How did the word fuck come about
Fuck: An Irreverent History of the F-Word by Rufus Lodge
An amusing, informative, controversial and utterly irreverent history of the world’s favourite word.
F, U, C and K – four letters that can cause outrage, scandal, embarrassment or instant relief if you hit your thumb with a hammer.
In this wide-ranging and frequently hilarious history of the F-word, Rufus Lodge searches out the origins of our language’s most popular obscenity, and chronicles its dramatic arrival in our everyday lives. As he discovers, the F-word can be heard among aristocrats and astronauts, rock stars and royals, poets and politicians, even in the company of Father Ted and Basil Brush.
No-one is safe from the F-word’s outrageous progress, as innocent animals, fragrant mothers and squeaky-clean TV hosts are dragged into the fray. The cast of characters includes Shakespeare, the Beatles, Andy Murray, T.S. Eliot, Elton, Camilla and everyone unfortunate enough to live in an Austrian town with a very embarrassing name.
F*** is a cavalcade of priceless anecdotes, historical research, filthy jokes and definitions too devious for any decent dictionary – guaranteed to make you laugh, and broaden your vocabulary*.
* The publisher takes no responsibility for any embarrassment caused when readers drop the F-bomb after reading this book.
Usage of the word FUCK
On the Origin of Fuck
Fuck is a profane English-language word  which often refers to the act of sexual intercourse but is also commonly used as an intensifier or to denote disdain. While its origin is obscure, it is usually considered to be first attested to around In modern usage, the term "fuck" and its derivatives such as "fucker" and "fucking" can be used as a noun , a verb , an adjective , an interjection or an adverb. There are many common phrases that employ the word as well as compounds that incorporate it, such as " motherfucker ," " fuckwit ", " fuckup " and " fucknut ". It is unclear whether the word has always been considered vulgar or, if not, when it first came to be used to describe often in an extremely angry, hostile or belligerent manner unpleasant circumstances or people in an intentionally offensive way, such as in the term motherfucker , one of its more common usages in some parts of the English-speaking world. Some English-speaking countries censor it on television and radio. Andrea Millwood Hargrave's study of the attitudes of the British public found that fuck was considered the third most severe profanity and its derivative motherfucker second.
So if you do believe any of that, stop it. Stop it right now. The more you know…]. The coded example might have been an early way around actually writing it. Perhaps there were more early written examples in Scottish simply because they were less prudish about writing it. I spoke to Vox about it here. Sorry dude.
Fuck is a profane English-language word which often refers to the act of sexual intercourse but Journalists were advised to refrain from censoring the word but use it sparingly and .. awaiting the start of a Council of Australian Governments media conference in Canberra, was chatting to Victorian Premier Steve Bracks.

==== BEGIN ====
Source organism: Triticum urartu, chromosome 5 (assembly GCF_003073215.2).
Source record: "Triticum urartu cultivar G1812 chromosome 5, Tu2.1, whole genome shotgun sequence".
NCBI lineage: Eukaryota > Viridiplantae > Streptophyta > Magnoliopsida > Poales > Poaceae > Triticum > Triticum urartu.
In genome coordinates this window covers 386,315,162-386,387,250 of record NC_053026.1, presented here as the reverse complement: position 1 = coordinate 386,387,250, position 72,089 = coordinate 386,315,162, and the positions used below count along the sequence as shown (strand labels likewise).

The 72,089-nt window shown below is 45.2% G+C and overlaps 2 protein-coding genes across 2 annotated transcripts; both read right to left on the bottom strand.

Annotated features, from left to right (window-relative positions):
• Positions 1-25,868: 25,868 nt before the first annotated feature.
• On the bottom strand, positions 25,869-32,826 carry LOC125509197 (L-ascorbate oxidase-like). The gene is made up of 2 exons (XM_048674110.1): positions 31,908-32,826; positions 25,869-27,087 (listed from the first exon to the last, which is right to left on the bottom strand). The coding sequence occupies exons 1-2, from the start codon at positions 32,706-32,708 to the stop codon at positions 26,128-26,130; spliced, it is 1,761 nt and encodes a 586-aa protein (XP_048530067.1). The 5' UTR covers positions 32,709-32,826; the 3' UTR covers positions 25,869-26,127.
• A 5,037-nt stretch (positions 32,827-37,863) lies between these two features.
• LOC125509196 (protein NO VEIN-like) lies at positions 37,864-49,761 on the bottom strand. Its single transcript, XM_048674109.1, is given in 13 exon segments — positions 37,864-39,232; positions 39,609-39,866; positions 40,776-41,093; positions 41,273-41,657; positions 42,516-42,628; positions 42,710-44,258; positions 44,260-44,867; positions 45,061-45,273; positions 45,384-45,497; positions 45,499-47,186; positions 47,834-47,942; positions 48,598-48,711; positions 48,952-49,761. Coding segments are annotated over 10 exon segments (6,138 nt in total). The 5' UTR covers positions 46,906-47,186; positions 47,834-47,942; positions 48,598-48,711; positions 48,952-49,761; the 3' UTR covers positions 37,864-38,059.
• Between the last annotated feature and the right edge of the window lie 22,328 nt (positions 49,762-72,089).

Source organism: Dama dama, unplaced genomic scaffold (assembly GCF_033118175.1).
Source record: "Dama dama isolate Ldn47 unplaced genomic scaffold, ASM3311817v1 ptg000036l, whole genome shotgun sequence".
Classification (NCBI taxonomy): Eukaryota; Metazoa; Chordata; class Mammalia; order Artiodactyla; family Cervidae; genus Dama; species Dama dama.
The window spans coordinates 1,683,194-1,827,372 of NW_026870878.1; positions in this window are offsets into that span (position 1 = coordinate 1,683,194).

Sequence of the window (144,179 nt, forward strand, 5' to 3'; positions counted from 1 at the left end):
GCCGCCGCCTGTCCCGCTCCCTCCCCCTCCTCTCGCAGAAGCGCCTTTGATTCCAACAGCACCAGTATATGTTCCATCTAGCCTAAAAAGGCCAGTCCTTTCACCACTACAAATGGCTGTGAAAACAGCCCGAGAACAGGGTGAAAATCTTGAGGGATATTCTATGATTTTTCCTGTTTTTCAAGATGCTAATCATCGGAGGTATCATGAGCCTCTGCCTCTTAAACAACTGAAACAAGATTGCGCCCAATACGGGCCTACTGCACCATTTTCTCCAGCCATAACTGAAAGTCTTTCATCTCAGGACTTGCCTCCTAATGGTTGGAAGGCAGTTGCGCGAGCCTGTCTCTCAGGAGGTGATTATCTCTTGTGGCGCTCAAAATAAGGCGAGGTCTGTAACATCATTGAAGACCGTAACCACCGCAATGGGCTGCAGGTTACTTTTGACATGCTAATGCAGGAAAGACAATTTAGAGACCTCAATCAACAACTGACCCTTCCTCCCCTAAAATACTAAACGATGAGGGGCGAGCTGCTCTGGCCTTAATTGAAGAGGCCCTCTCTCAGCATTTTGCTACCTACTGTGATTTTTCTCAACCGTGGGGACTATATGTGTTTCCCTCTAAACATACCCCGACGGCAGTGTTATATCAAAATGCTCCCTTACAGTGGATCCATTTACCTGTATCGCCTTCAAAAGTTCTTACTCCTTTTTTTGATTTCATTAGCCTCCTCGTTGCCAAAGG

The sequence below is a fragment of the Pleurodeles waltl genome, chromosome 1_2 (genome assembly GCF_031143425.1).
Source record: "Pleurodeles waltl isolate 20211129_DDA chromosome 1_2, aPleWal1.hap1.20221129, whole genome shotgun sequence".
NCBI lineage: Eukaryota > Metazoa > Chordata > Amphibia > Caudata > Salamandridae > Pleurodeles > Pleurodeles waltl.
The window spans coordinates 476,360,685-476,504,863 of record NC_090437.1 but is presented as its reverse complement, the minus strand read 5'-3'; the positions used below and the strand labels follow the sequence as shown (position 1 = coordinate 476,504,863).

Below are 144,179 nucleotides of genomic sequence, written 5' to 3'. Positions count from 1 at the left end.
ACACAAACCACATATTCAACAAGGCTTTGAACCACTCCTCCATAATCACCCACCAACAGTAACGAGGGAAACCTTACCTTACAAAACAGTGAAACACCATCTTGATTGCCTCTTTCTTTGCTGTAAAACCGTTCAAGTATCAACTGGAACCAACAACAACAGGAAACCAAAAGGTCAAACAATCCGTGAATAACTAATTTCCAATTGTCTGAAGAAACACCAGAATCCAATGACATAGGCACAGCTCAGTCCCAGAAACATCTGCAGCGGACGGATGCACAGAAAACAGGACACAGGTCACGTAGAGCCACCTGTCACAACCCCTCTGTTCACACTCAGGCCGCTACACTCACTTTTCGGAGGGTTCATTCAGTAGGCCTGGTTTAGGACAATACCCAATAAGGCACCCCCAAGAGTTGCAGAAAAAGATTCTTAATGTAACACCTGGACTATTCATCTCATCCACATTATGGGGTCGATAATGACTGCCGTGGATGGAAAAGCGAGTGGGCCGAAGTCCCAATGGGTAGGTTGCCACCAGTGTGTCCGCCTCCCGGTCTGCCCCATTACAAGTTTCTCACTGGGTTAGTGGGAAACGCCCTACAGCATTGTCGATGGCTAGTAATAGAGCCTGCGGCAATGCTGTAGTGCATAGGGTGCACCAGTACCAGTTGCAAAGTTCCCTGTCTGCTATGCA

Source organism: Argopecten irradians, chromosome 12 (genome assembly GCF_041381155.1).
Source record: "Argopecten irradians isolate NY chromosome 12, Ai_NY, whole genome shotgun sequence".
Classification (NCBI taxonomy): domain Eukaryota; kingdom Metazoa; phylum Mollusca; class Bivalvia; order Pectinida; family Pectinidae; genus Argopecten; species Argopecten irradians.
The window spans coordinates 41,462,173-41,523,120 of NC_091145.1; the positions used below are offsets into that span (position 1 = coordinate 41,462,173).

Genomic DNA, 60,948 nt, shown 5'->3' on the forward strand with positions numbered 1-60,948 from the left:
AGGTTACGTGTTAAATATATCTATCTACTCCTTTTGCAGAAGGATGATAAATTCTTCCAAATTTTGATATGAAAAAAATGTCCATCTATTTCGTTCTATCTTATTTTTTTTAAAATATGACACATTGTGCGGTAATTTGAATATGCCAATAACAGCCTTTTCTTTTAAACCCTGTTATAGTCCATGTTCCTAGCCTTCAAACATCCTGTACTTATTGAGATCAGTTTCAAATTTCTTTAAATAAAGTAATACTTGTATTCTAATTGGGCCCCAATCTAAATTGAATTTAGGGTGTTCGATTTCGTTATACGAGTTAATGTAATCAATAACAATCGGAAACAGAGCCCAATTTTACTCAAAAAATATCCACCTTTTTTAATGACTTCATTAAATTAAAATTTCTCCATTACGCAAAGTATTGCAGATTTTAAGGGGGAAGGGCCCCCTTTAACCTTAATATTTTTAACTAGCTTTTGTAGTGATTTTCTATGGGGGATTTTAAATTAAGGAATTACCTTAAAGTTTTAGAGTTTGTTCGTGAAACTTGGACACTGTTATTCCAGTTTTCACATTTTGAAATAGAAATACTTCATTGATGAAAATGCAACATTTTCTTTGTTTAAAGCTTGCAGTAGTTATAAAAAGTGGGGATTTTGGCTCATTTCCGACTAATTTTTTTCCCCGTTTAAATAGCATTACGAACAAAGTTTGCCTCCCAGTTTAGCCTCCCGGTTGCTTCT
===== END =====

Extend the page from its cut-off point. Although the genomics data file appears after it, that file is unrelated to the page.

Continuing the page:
hand to hand fight among several people
Once upon a time, the English population was decimated by the plague. The King was so concerned about the shrinking number of his subjects that he ordered his people to reproduce. K" for short--was the source of our favorite swearword. Unfortunately this story isn't true, nor is pretty much any etymology of a swearword that involves an acronym. Shit cannot be blamed on cargoes of manure exploding in the middle of the Atlantic Ship High in Transit , while the British word naff cannot be attributed to "not available for fucking. It originated as a word in the s gay slang language Polari--isn't that interesting enough? The two great exceptions are snafu situation normal: all fucked up and fubar fucked up beyond all recognition , which grew out of the military's RFA rage for acronyms in World War II.
Q From Heres Snijder, Canada : I remember someone telling me once, long ago, that actually the F-word is an abbreviation. The last two letters of the word were, I believe, contracted from the words Carnal Knowledge. Could you help me out here, perhaps with some additional etymological data? A Fuck , the most-used item of vulgar slang in the language and still one capable of shocking even in these linguistically tolerant times, has always fascinated the know-alls of etymology, especially those who see acronyms everywhere. If you hunt about you will find quite a number, all variations on a theme:. There are others. A farmer would use his thumb to dibble the soil, to make a hole into which he then dropped a seed.
Dr Paul Booth, a former lecturer in medieval history and an honorary senior research fellow in history at Keele University, made the accidental discovery in a set of Chester County court documents from September while researching the period of Edward II. Dr Booth told the MailOnline that when he first came across the case of Roger Fuckebythenavele, he thought the moniker was a nickname dreamed up by a court clerk as a joke. Dr Booth said he has informed the Oxford English Dictionary of his discovery, but has yet to hear back. You can find our Community Guidelines in full here. Want to discuss real-world problems, be involved in the most engaging discussions and hear from the journalists?